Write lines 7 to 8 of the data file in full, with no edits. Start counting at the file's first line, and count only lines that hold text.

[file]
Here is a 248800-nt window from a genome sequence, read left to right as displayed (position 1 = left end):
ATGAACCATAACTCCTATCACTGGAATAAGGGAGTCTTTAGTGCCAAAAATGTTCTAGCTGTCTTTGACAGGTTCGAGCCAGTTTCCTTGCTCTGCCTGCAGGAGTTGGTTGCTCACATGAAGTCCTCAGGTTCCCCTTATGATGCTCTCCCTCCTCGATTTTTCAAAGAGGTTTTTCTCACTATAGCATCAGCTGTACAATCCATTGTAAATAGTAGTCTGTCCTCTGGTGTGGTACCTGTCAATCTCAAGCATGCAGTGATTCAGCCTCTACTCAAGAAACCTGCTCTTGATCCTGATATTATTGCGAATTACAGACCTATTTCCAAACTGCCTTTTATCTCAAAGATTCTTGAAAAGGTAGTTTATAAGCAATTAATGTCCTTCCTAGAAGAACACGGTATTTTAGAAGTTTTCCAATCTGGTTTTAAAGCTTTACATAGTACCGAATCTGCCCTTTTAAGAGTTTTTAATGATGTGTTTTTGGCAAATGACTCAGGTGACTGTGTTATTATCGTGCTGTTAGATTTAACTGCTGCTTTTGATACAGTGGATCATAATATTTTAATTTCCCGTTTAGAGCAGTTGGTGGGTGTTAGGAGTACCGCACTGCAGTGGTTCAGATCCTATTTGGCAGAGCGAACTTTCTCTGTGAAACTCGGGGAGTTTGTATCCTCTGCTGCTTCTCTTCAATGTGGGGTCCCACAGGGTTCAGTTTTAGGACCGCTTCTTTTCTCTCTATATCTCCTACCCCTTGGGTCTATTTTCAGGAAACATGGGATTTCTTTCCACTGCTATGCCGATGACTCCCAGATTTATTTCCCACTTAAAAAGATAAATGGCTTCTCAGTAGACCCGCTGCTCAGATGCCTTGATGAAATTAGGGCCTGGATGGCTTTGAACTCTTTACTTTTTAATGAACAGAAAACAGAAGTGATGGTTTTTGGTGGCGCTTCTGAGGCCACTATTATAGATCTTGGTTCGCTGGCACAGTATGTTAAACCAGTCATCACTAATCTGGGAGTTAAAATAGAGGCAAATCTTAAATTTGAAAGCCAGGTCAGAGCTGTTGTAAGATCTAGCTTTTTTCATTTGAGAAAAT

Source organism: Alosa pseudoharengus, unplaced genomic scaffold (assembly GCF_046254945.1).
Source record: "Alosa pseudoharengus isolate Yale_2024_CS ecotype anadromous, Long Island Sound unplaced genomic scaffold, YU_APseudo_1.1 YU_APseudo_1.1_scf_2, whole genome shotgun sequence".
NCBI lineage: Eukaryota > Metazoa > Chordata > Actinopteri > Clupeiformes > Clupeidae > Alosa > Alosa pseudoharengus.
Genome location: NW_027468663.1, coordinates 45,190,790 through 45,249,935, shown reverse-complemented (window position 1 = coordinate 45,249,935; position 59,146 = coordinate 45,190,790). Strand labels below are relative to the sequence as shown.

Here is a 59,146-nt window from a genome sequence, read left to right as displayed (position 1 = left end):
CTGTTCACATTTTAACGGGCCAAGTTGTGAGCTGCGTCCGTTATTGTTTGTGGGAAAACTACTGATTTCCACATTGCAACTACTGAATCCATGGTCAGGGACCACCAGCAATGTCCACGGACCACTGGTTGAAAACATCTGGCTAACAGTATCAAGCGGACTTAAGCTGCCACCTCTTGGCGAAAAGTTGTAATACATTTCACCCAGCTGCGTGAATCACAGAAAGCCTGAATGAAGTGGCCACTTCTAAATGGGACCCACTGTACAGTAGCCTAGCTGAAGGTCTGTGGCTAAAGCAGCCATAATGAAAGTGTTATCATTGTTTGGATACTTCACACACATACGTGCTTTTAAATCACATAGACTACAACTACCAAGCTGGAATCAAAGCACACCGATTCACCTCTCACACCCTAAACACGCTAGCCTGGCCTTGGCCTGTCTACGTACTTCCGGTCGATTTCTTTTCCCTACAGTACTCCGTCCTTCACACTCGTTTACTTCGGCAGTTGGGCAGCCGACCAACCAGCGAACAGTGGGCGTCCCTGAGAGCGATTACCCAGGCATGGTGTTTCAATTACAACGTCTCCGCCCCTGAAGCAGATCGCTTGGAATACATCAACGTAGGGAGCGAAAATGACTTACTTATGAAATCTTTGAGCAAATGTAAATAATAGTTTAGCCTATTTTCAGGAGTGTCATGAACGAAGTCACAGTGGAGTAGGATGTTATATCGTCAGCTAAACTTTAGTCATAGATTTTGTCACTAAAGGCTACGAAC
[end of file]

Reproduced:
Here is a 59,146-nt window from a genome sequence, read left to right as displayed (position 1 = left end):
CTGTTCACATTTTAACGGGCCAAGTTGTGAGCTGCGTCCGTTATTGTTTGTGGGAAAACTACTGATTTCCACATTGCAACTACTGAATCCATGGTCAGGGACCACCAGCAATGTCCACGGACCACTGGTTGAAAACATCTGGCTAACAGTATCAAGCGGACTTAAGCTGCCACCTCTTGGCGAAAAGTTGTAATACATTTCACCCAGCTGCGTGAATCACAGAAAGCCTGAATGAAGTGGCCACTTCTAAATGGGACCCACTGTACAGTAGCCTAGCTGAAGGTCTGTGGCTAAAGCAGCCATAATGAAAGTGTTATCATTGTTTGGATACTTCACACACATACGTGCTTTTAAATCACATAGACTACAACTACCAAGCTGGAATCAAAGCACACCGATTCACCTCTCACACCCTAAACACGCTAGCCTGGCCTTGGCCTGTCTACGTACTTCCGGTCGATTTCTTTTCCCTACAGTACTCCGTCCTTCACACTCGTTTACTTCGGCAGTTGGGCAGCCGACCAACCAGCGAACAGTGGGCGTCCCTGAGAGCGATTACCCAGGCATGGTGTTTCAATTACAACGTCTCCGCCCCTGAAGCAGATCGCTTGGAATACATCAACGTAGGGAGCGAAAATGACTTACTTATGAAATCTTTGAGCAAATGTAAATAATAGTTTAGCCTATTTTCAGGAGTGTCATGAACGAAGTCACAGTGGAGTAGGATGTTATATCGTCAGCTAAACTTTAGTCATAGATTTTGTCACTAAAGGCTACGAAC